“There were always girls there,” said Powell, who is the director of law enforcement outreach and training for the center. “But now is probably the worst I have seen.”

She said officers of the Los Angeles Police Department, where she previously held the position of sergeant, have told her they feel similarly.

One factor in more girls and women being exploited on The Blade and throughout some cities in California, she says, is the Safer Streets for All Act, Senate Bill 357, authored by state Sen. Scott Wiener (D-San Francisco)—a new state law that repealed previous legislation that made it unlawful to loiter with the intent to commit prostitution.
State Sen. Scott Weiner hosts an event in San Francisco on Oct. 23, 2022. (John Fredricks/The Epoch Times)
State Sen. Scott Weiner hosts an event in San Francisco on Oct. 23, 2022. (John Fredricks/The Epoch Times)

Though the bill was signed by Gov. Gavin Newsom last July, it went into effect on Jan. 1, 2023. News of it spread quickly.

“As soon as Newsom signed it, you started to see an ‘uptick’ out there,” Powell said.

“The word on the street was ... prostitution is legal. ... As of January 1st, they can’t do anything to you if you are flagging down a car and all you have on is a G-string and panties.”

For Los Angeles police officers, the repeal of loitering for prostitution has been noted as taking away a “major tool,” especially when trying to crack down on those who buy sex from the streets.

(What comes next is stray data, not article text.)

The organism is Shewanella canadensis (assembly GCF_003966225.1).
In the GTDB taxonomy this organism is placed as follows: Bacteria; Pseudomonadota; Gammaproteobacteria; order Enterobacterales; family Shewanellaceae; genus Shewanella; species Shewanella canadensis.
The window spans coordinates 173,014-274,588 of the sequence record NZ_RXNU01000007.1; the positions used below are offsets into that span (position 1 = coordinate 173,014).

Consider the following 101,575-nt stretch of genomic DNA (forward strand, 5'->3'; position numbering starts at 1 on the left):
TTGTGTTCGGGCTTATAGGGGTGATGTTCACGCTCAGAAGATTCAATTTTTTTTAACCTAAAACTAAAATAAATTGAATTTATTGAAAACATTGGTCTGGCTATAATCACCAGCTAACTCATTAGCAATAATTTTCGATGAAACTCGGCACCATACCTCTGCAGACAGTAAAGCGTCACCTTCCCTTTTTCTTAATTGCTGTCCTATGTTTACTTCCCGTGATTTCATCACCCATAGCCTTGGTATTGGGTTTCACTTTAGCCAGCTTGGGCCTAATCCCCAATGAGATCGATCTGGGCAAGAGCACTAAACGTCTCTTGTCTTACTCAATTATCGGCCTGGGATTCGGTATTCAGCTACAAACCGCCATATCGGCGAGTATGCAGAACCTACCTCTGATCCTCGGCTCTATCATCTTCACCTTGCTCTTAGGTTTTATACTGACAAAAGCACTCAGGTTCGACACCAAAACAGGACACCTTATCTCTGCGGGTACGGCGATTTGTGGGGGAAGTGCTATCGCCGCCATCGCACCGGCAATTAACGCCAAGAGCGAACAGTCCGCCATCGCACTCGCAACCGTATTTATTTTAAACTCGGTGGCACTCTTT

“It is common for sex buyers to drive around high prostitution areas with no other lawful reason to be in the area,” Los Angeles Sheriff Department officials wrote in the Senate Floor Analysis for the bill. “While the intent of this legislation is to protect the prosecution of a vulnerable community, the unintended consequences will be to benefit the sex buyers as well.”

Children on The Blade

When most high school-aged girls in Los Angeles were preparing to shop for prom dresses, a girl of the same age on The Blade recently walked away from a potential sex buyer in little more than her underwear under the watch of a man pimping her for his profit.

Her customer had a slight grin on his face as she walked away as two other prostitutes were waiting by his car to negotiate a deal for sex.